Ali won the first half of the fight. By the middle Norton’s youth and strength began to flourish. By the 12th round Norton had caught up, and the match looked so even that Ali decided he had to gamble. He met Norton in the middle of the ring with combinations of punches and a show of determination that made the younger man stop his steady advancing. Ali stood in and fought, and at the bell it was still undecided whether he had won. Referee Dick Young’s vote carried it for him [...] Ali himself was so unsettled that seconds after the bell he took a poke at Bundini, who turned around and swung at Bingham. Bob Aram, Ali’s lawyer, might have wanted to swing at all three of them. He had in his pocket a $10 million offer from a London promoter for a fight with Foreman and another offer for a rematch with Frazier in December. Now both fights were endangered. The offers hung on Ali beating Norton, which he did—but perhaps not convincingly enough.
Ali would win the split decision but it would be another three years before they fought again. Some boxing figures and sports writers had Norton winning the second fight. In the meantime, Norton became an actor while Ali would fight the biggest names in Frazier and Foreman. A third fight would take place in 1976. For Norton, these were big paydays that allowed him to not only help himself, but others. He began doing charity work and continues to do so today.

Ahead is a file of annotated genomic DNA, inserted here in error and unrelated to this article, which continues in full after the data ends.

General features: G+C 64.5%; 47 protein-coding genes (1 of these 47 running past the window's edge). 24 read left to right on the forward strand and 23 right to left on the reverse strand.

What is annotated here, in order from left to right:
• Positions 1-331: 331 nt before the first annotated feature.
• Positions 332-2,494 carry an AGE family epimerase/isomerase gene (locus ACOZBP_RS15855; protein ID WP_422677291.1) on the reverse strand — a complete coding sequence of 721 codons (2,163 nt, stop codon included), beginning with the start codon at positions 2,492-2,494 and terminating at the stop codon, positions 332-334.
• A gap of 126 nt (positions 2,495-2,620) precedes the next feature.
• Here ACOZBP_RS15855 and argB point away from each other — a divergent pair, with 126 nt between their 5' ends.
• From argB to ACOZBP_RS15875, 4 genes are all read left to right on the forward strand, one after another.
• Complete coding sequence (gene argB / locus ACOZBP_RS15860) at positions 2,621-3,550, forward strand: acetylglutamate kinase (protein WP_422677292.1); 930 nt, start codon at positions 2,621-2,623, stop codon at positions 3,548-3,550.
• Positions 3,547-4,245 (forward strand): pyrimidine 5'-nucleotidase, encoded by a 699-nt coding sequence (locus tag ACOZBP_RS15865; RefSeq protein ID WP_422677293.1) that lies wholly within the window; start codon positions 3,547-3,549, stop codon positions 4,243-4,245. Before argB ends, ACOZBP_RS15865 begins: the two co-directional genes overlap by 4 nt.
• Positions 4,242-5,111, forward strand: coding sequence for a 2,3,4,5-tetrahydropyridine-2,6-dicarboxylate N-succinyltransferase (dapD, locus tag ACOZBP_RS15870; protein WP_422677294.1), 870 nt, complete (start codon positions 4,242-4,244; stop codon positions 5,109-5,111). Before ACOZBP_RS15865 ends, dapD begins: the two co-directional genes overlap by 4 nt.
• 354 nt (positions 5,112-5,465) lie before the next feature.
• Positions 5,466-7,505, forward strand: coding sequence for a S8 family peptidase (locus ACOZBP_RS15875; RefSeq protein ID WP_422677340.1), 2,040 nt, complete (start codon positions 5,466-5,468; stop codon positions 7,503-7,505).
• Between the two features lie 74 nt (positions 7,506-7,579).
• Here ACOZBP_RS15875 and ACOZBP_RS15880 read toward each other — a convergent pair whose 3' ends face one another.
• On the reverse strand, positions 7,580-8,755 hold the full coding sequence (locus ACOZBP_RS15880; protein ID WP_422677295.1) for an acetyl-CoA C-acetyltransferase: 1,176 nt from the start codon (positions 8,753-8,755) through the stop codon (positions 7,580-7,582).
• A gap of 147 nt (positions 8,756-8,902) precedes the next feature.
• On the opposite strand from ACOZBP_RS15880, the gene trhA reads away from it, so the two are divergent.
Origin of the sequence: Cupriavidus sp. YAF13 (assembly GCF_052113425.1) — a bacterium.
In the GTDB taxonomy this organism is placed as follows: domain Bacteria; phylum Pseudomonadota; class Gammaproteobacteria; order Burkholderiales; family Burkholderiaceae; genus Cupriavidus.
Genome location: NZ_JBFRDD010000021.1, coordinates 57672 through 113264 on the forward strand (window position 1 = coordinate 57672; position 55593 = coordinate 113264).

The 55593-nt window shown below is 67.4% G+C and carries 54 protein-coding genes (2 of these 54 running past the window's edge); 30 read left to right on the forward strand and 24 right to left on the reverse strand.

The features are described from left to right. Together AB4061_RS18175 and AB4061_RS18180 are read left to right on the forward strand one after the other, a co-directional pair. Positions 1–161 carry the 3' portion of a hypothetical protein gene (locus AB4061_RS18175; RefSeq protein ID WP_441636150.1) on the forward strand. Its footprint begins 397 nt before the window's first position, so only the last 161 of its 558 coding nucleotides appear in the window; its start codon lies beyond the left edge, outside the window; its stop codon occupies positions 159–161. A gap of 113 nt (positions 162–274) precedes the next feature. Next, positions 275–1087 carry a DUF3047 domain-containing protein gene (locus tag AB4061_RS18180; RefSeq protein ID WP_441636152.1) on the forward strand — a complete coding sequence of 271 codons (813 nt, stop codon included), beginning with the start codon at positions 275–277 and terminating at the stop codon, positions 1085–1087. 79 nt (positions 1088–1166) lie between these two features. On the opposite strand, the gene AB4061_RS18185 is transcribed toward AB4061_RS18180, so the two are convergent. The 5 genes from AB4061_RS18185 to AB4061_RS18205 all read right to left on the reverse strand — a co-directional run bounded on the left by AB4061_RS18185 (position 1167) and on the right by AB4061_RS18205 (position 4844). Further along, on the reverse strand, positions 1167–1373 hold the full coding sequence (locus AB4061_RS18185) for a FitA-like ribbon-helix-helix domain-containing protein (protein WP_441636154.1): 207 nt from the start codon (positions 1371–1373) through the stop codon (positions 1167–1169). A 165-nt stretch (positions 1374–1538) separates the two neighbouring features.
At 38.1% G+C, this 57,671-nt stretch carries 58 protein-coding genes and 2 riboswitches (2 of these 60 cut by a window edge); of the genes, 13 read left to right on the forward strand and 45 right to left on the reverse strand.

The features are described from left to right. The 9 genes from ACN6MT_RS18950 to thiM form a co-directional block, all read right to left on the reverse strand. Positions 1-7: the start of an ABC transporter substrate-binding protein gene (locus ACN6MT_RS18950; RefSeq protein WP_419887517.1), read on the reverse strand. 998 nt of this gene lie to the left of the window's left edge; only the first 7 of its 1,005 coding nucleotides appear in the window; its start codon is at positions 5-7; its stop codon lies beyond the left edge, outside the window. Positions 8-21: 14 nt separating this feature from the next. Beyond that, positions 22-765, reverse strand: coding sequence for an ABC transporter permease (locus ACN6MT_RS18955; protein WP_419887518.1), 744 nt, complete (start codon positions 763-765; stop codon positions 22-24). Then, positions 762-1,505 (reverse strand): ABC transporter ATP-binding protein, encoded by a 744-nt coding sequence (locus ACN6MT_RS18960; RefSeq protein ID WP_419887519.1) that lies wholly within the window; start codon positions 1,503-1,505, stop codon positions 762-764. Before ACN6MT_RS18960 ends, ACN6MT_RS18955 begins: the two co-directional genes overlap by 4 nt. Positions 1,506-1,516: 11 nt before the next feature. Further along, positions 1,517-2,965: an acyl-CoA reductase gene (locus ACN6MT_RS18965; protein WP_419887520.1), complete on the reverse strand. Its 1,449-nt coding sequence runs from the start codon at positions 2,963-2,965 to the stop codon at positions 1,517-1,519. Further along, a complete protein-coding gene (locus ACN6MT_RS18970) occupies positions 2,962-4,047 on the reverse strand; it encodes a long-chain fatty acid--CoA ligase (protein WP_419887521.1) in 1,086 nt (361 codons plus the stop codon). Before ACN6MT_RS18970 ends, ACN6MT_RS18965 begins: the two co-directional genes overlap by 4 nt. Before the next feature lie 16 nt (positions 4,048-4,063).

The third fight was just as controversial as the results of the second.
Ken Norton was a dog that would hound Ali the rest of his days. While Ali wanted to fights the Fraziers and Foremans of the boxing world, he was left trying to fully defeat Ken Norton in a manner that would satisfy Ali’s critics. He never did. And in the end for Ali, maybe that was best. His best days were either well behind him or taken from him for refusing to serve in the military during Vietnam. For over three years in his prime, Ali did not box and could not get a license to do so. When he got his license back in the early 70s, Joe Frazier was who he wanted to fight. Ali did three times, and decidedly beat him twice. But it was Ken Norton who gave Ali everything. BY the time it took Ali to get Norman off his back, Ali was past his prime and George Foreman was just entering his. The year Ali spent fighting Norton was one he would never get back.
For Further Reading:
Going the Distance : The Ken Norton Story
Believe: Journey from Jacksonville